Predictors of USMLE Step 1 Score

Predictors of USMLE Step 1 Score

http://journals.lww.com/academicmedicine/Fulltext/2003/05000/USMLE_Performances_in_a_Predominantly_Asian_and.10.aspx

USMLE Performances in a Predominantly Asian and Pacific Islander Population of Medical Students in a Problem-based Learning Curriculum

Kasuya, Richard T. MD, MSEd; Naguwa, Gwen S. MD; Guerrero, Anthony P.S. MD; Hishinuma, Earl S. PhD; Lindberg, Marlene A. PhD; Judd, Nanette K. PhD

Abstract

Purpose: To compare the USMLE performances of students of various ethnicities, predominantly Pacific Islander and Asian, at one medical school and to examine the predictive validity of MCAT scores for USMLE performance.

 A total of 258 students in the graduating classes of 1996-2000 at the University of Hawai’i School of Medicine were classified by ethnicity. Demographic and performance characteristics of the groups were examined, and MCAT scores with and without undergraduate science GPA were used to predict USMLE performance. Under- and over-prediction rates were computed for each ethnic group.

Ethnic groups did not differ significantly by gender or undergraduate GPA. Chinese, Caucasian, and Other Asian students tended to have higher MCAT scores than Hawaiian/other Pacific Islander, and Filipino students. Ethnic groups did not differ significantly in prediction of USMLE Step 1 performance. For Step 2, MCAT scores significantly over-predicted performance of Filipino students and tended to under-predict performance of Caucasian students.

Conclusion: Although MCAT scores and science GPA were good predictors of USMLE performance, ethnic differences were found in the degrees of their predictive validity. These findings both replicate and extend results of earlier studies, and again point to the importance of exploring additional predictor variables. The authors encourage future research on the effects of the following factors on success in medical school: reading and test-taking skills, socio-cultural and environmental influences on learning, communication styles, primary language use, family support, and family responsibilities.

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More on the topic……….

http://www.ncbi.nlm.nih.gov/pubmed/15761831?ordinalpos=4&itool=EntrezSystem2.PEntrez.Pubmed.Pubmed_ResultsPanel.Pubmed_DefaultReportPanel.Pubmed_RVDocSum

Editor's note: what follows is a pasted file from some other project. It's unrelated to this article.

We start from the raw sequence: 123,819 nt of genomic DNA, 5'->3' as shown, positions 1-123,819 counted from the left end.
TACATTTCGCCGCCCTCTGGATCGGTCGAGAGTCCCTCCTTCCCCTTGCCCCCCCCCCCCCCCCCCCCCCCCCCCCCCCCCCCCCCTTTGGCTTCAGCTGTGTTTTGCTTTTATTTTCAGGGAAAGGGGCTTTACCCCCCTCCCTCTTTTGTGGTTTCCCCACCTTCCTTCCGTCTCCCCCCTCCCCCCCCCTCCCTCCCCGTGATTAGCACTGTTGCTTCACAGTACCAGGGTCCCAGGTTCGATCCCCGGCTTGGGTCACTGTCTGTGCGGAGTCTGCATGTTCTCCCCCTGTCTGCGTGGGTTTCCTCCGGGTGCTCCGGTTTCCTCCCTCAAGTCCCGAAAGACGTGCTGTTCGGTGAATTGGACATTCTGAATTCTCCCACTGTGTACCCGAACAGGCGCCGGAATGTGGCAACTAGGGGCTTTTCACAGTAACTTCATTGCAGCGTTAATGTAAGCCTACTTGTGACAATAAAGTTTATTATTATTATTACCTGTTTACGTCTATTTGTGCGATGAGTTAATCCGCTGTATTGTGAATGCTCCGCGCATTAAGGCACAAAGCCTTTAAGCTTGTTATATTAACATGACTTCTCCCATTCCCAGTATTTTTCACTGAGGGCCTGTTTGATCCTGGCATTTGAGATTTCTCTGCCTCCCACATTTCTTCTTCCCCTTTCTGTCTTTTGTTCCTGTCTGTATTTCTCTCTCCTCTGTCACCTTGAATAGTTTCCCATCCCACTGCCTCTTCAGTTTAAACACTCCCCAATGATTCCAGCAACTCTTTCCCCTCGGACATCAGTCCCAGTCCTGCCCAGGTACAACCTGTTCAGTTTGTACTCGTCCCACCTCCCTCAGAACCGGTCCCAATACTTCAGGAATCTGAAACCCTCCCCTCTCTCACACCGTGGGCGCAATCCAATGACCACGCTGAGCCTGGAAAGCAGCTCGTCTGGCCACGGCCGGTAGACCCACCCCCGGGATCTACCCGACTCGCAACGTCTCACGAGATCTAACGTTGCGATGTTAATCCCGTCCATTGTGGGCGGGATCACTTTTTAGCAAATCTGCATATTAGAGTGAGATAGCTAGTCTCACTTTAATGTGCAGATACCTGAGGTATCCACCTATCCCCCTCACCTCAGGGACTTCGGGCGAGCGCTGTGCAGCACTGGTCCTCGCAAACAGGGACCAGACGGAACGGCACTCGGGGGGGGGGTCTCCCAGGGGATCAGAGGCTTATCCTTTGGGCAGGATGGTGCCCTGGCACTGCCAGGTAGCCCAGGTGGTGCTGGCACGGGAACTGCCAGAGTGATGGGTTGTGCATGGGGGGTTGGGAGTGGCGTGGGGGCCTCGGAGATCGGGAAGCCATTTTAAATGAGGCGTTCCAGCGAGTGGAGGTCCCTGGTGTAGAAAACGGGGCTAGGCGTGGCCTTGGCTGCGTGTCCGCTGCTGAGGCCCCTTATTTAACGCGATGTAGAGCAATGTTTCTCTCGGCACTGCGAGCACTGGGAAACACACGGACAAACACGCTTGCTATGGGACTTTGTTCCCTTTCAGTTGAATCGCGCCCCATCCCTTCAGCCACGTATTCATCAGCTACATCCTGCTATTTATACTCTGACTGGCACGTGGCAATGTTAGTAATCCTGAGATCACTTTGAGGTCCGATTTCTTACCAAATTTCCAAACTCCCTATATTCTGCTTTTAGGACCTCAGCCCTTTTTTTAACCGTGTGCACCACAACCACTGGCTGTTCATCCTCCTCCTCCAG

Anat Rec B New Anat. 2005 Mar;283(1):5-8.Click here to read

Medical gross anatomy as a predictor of performance on the USMLE Step 1.

Department of Physical Therapy, University of the Pacific, Stockton, California, USA.

Traditional predictors of medical school performance, such as Medical College Admission Test (MCAT) scores and grade point averages, are often used during the admissions process to help identify the prospective students who are most likely to complete the basic science portion of the curriculum successfully. Here we analyzed the admissions files and student records of 285 first-year medical students who matriculated at the University of California at Davis School of Medicine between 1999 and 2001 to determine if performance in medical gross anatomy is a similar, if not better, predictor of performance on the United States Medical Licensing Examination (USMLE) Step 1 than traditional predictors used by medical school admissions committees. Though MCAT scores and grade point averages were correlated with scores on the USMLE Step 1, only the score on the biological science section of the MCAT was significantly correlated with passing the licensing examination. In contrast, class rank in medical gross anatomy and the score on a gross anatomy comprehensive final examination were correlated both with scores on the USMLE Step 1 and passing the examination. Our results indicate that medical schools should consider performance in medical gross anatomy just as much, if not more, than traditional predictors of medical school performance when trying to identify students who may need more time or tutoring to pass the licensing examination. 2005 Wiley-Liss, Inc.

PMID: 15761831 [PubMed – indexed for MEDLINE]

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Adv Health Sci Educ Theory Pract. 2009 Mar;14(1):69-78. Epub 2007 Nov 7.

Impact of preadmission variables on USMLE step 1 and step 2 performance.

Department of Medicine, The University of Toledo College of Medicine, Health Science Campus, Toledo, OH 43614-2598, USA. James.Kleshinski@utoledo.edu

PURPOSE: To examine the predictive ability of preadmission variables on United States Medical Licensing Examinations (USMLE) step 1 and step 2 performance, incorporating the use of a neural network model. METHOD: Preadmission data were collected on matriculants from 1998 to 2004. Linear regression analysis was first used to identify predictors of performance on step 1 and step 2. A generalized regression neural network (GRNN) as well as a feed forward neural network (FFNN) was then developed in an effort to more accurately predict step 1 and step 2 scores from these preadmission data. RESULTS: Statistically significant predictors for step 1 and step 2 included science grade point average (SGPA), the biologic science (BS) section of the Medical College Admissions Test (MCAT), college selectivity, race, and age of the applicant. Neural networks were found to predict a significant portion of the variance, and the FFNN demonstrated some superiority over that obtained with linear regression models as well as the GRNN. CONCLUSIONS: The results have implications that could impact the selection of applicants to medical school and the neural networks that we developed could be used in a prospective manner.

PMID: 17987399 [PubMed – in process]

 

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